Stine also defended how the MPCA is spending the extra sales tax money it gets under the state's Legacy Amendment, which funds environmental, outdoors and cultural projects. Critics say the agency's focus has been too much on collecting data and doing studies, and too little on actually cleaning up lakes and streams. Stine said the data his agency is collecting on the state's watersheds is critical to understand where its energy needs to go.

"First you have to know where you stand," he said. "Then you fund and support actions that will, in a targeted way, improve water quality and watersheds around the state."

Proposed copper, nickel and precious metals mining in northeastern Minnesota is another contentious issue facing the MPCA. Backers say the mining will bring an economic boom to a depressed corner of the state, while critics fear it will be an environmental disaster.

Stine said economic development can happen while still protecting the environment. But he acknowledged that environmentalists have a point when they say mining these metals has caused serious problems elsewhere because they're bound up in sulfur-bearing minerals that can generate toxic acidic runoff.

"The legacy of mining activities cannot be ignored when you consider the permitting of future mining activities," Stine said.

The proposed PolyMet mine near Hoyt Lakes is farthest in development. The Environmental Protection Agency rejected PolyMet Mining Corp.'s original environmental impact statement as inadequate, and revisions have taken longer than expected, with the next version now due in early 2013. The DNR is the lead state agency on the environmental review, but Stine said the MPCA is involved because of the air and water quality standards PolyMet must meet.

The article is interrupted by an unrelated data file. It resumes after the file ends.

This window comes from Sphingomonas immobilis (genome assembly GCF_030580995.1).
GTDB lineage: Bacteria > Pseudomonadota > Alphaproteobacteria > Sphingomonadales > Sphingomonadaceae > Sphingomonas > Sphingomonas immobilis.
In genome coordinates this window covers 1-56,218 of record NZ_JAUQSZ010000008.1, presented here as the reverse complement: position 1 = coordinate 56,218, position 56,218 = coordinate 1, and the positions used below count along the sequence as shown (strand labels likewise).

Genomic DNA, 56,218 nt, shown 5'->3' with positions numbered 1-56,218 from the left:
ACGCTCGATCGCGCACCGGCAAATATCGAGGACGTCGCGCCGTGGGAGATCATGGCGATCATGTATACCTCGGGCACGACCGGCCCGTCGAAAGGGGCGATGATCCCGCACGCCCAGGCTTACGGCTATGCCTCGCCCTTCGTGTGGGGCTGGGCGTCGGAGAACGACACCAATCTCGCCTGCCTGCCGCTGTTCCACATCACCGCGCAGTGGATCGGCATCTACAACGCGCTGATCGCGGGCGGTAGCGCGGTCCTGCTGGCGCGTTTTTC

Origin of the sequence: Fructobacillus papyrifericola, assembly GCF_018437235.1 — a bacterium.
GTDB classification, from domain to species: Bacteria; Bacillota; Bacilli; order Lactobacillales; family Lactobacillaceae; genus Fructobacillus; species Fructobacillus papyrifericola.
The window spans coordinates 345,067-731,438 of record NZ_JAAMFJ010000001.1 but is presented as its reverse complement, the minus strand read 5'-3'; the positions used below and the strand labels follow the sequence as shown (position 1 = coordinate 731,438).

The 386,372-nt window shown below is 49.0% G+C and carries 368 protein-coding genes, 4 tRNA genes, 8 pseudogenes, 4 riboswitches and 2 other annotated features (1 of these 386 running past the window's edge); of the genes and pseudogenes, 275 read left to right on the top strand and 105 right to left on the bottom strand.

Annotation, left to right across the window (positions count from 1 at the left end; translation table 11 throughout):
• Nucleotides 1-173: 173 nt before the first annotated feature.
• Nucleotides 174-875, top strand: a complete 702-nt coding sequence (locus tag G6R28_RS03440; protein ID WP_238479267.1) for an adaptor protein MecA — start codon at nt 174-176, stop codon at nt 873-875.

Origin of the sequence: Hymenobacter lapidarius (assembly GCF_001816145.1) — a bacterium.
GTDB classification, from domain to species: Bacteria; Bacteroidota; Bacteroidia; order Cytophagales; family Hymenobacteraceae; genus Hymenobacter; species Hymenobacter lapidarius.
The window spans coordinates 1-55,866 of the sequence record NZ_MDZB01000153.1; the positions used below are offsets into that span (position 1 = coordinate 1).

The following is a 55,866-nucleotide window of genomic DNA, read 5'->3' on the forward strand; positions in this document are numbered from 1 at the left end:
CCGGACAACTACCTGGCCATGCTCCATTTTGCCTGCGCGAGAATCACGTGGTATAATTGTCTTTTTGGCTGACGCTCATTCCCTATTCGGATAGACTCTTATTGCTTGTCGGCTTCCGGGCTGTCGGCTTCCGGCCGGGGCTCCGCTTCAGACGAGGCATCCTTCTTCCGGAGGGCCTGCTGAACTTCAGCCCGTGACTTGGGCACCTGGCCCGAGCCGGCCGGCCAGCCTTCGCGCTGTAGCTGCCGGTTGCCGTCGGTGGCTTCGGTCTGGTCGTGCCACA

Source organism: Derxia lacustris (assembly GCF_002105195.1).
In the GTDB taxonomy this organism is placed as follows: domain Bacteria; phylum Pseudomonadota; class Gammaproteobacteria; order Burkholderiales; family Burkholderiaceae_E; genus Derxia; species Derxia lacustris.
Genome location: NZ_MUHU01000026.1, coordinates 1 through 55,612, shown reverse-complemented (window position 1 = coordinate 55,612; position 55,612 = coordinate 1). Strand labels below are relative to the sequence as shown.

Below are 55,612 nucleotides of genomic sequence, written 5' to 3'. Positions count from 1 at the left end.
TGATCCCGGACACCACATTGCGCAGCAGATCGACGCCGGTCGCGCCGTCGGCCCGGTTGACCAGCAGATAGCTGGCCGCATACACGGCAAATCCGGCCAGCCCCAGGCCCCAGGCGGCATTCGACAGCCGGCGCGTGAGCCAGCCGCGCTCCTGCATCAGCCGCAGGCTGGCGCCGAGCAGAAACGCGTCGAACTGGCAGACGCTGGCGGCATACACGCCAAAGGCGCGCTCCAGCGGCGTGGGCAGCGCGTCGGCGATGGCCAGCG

"They believe — and I don't disagree with them yet — that they'll be able to design treatment technologies that will satisfy our water quality standards," he said.

Stine said he sees only a limited role for the MPCA in an emerging mining issue — frac sand mining in southeastern Minnesota. It's been dealt with primarily as a local issue so far, and Stine said he doesn't envision that changing.

He said the silica sand sought by oil and gas companies that use it for hydraulic fracturing in other states is similar to sand and gravel that have long been mined in Minnesota, and has always been regulated locally. He said the MPCA and health department are providing advice to local governments that seek it.

Another major challenge is expected when the EPA tightens its standards for ozone and fine particles. Minnesota complies with current federal standards but may not with the new rules.

If that happens, Stine said Minnesota could have to enact tough restrictions seen in other areas. He noted that Milwaukee and Chicago don't let trucks drive into the core cities.

"We've got to get our particulate matter and our ozone numbers lower before that happens," he said.

One of Dayton's top priorities for the MPCA was streamlining its often-slow environmental permitting process, and the goal is now to process them within 150 days. Stine said that doesn't have to conflict with his agency's mandate to protect air and water.

"You can streamline and tighten up the timelines but you never compromise on the standards. That's the way you assure that the environment is protected," he said.